• Celiac disease: also called gluten-sensitivity enteropathy. Celiac disease is characterized by gluten intolerance that produces recurrent diarrhea. Diagnosis by colon biopsy is the gold standard, but assays are available for screening stool. Management is with avoidance of gluten.
  • Irritable bowel syndrome: chronic GI motility disorder with no organic cause, characterized by irregular bowel habits, abdominal pain, and GI symptoms that include flatulence and diarrhea. Management is supportive.
  • Crohn’s disease: inflammatory bowel disease characterized by immune-mediated colonic inflammation. Diarrhea is frequently experienced by individuals with inflammatory bowel diseases. Management is with immunosuppressive agents such as steroids.

References

  1. Maqbool, A., Liacouras, C.A. (2020). Major symptoms and signs of digestive tract disorders. In: R. M. Kliegman, R.M., J. W. St Geme, J.W., Blum N.J., Shah, S.S., Tasker, R.C., Wilson, K.M., (Eds.), Nelson Textbook of Pediatrics, pp. 190–1912.e1.
  2. Pariente, A. (2018). Diarrea aguda. Tratado de Medicina 22(2):1–4.
  3. Kotloff, K. L. (2020). Acute gastroenteritis in children. In: Kliegman, R.M., et al. (Eds.), Nelson Textbook of Pediatrics, pp. 201–2033.e2.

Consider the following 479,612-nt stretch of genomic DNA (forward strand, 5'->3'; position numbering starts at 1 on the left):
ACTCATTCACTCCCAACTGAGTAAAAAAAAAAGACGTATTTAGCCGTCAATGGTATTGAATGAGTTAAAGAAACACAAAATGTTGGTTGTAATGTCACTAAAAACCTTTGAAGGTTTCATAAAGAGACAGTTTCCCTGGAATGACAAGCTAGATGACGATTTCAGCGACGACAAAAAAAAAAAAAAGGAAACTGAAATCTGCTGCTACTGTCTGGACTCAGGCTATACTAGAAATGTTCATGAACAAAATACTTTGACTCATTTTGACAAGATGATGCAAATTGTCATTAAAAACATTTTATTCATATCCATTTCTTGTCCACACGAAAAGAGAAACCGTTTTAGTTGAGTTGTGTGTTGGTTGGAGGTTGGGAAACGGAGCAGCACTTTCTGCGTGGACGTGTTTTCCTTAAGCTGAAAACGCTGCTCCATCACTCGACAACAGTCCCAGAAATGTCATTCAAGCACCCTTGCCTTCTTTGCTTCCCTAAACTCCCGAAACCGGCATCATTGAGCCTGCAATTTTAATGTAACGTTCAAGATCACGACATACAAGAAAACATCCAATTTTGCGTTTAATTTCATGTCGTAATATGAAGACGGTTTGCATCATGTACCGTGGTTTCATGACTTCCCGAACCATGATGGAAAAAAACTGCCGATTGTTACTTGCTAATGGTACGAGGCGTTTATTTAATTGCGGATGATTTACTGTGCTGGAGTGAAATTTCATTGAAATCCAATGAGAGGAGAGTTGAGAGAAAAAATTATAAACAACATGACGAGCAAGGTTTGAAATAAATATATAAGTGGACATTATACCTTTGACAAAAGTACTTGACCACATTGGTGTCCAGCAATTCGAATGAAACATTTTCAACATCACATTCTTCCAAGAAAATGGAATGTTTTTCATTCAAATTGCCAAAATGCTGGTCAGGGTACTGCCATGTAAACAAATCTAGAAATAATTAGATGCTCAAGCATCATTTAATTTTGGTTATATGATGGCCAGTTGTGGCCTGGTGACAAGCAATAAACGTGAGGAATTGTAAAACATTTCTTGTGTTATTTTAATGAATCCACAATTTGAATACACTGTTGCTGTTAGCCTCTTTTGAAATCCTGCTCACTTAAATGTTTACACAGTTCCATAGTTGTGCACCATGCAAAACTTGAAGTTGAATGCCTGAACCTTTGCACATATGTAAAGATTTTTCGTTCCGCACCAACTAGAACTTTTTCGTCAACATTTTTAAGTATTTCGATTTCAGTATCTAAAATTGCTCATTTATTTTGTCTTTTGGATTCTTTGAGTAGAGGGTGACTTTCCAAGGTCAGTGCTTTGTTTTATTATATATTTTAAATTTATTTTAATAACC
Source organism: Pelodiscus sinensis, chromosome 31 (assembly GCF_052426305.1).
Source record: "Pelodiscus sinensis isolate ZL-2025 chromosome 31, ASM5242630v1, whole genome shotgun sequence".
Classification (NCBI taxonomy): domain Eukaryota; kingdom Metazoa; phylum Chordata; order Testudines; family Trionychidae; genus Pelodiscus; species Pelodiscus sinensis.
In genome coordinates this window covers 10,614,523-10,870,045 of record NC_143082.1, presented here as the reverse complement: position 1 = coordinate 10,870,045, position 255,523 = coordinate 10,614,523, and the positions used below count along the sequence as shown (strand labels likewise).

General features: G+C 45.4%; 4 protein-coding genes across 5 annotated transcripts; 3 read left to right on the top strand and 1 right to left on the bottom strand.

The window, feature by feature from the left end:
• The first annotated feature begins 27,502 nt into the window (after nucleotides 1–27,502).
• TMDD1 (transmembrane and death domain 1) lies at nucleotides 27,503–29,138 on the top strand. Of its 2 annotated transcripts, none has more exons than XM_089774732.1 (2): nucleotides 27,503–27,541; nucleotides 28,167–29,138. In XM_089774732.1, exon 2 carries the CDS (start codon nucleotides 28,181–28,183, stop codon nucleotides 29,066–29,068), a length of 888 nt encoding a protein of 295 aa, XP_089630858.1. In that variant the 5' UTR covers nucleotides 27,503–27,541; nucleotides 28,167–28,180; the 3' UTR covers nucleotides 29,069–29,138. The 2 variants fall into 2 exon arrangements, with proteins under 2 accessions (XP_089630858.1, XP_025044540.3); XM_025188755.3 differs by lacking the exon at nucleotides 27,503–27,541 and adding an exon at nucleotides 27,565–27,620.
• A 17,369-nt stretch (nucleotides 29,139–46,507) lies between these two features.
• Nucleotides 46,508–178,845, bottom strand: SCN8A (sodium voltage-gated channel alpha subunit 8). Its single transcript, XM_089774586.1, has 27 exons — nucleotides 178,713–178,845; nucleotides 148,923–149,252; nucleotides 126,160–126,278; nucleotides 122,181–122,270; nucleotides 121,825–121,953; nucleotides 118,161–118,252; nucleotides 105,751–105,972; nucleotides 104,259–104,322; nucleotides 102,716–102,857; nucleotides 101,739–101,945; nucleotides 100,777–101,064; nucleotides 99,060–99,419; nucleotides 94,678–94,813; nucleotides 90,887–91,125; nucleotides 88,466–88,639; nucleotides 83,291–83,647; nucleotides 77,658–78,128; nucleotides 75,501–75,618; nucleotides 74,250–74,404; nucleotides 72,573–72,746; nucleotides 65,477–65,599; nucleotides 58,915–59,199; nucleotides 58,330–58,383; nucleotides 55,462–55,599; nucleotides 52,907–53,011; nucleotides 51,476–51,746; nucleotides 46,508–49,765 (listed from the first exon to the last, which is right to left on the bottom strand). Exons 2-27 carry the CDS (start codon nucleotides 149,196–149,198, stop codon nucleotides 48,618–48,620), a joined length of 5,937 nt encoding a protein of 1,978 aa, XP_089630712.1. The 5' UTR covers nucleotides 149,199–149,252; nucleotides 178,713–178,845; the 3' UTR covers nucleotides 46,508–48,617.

4. Barrett K. E. (2000). New insights into the pathogenesis of intestinal dysfunction: secretory diarrhea and cystic fibrosis. World Journal of Gastroenterology 6:470–474. 
  5. Wanyiri, J. W. et al. (2013). Infectious diarrhea in antiretroviral therapy-naive HIV/AIDS patients in Kenya. Transactions of the Royal Society of Tropical Medicine and Hygiene 107:631–638.
  6. Maser, C., Toset, A., Roman, S. (2006). Gastrointestinal manifestations of endocrine disease. World Journal of Gastroenterology 12:3174–3179.
  7. Op den Winkel, M., Gülberg, V., Weiss, M., Ebeling, F., Gerbes, A. L., Samtleben, W. (2010). Acute postinfectious glomerulonephritis associated with Campylobacter jejuni enteritis—a case report and review of the literature on C. jejuni’s potential to trigger immunologically mediated renal disease. Clinical Nephrology 74:474–479.
  8. McAnearney, S., McCall, D. (2015). Salmonella osteomyelitis. Ulster Medical Journal 84:171–172.
  9. Guandalini, S. (2020). Diarrhea. Medscape. Retrieved April 7, 2021 from https://emedicine.medscape.com/article/928598-overview#a6
  10. Fleisher, G. (2020). Approach to diarrhea in children in resource-rich countries. UpToDate. Retrieved April 7, 2021, from: https://www.uptodate.com/contents/approach-to-diarrhea-in-children-in-resource-rich-countries
  11. Thiagarajah, J., Martin, M. (2019). UpToDate. Pathogenesis of acute diarrhea in children. Retrieved April 8, 2021, from: https://www.uptodate.com/contents/pathogenesis-of-acute-diarrhea-in-children?search=acute-diarrhea-in-children…&source=search_result&selectedTitle=3~150&usage_type=default&display_rank=3
  12. King, C.K., Glass, R., Bresee, J.S., Duggan, C.. Managing acute gastroenteritis among children: oral rehydration, maintenance, and nutritional therapy. MMWR Recomm Rep 2003;52(RR-16):1–16. https://pubmed.ncbi.nlm.nih.gov/14627948/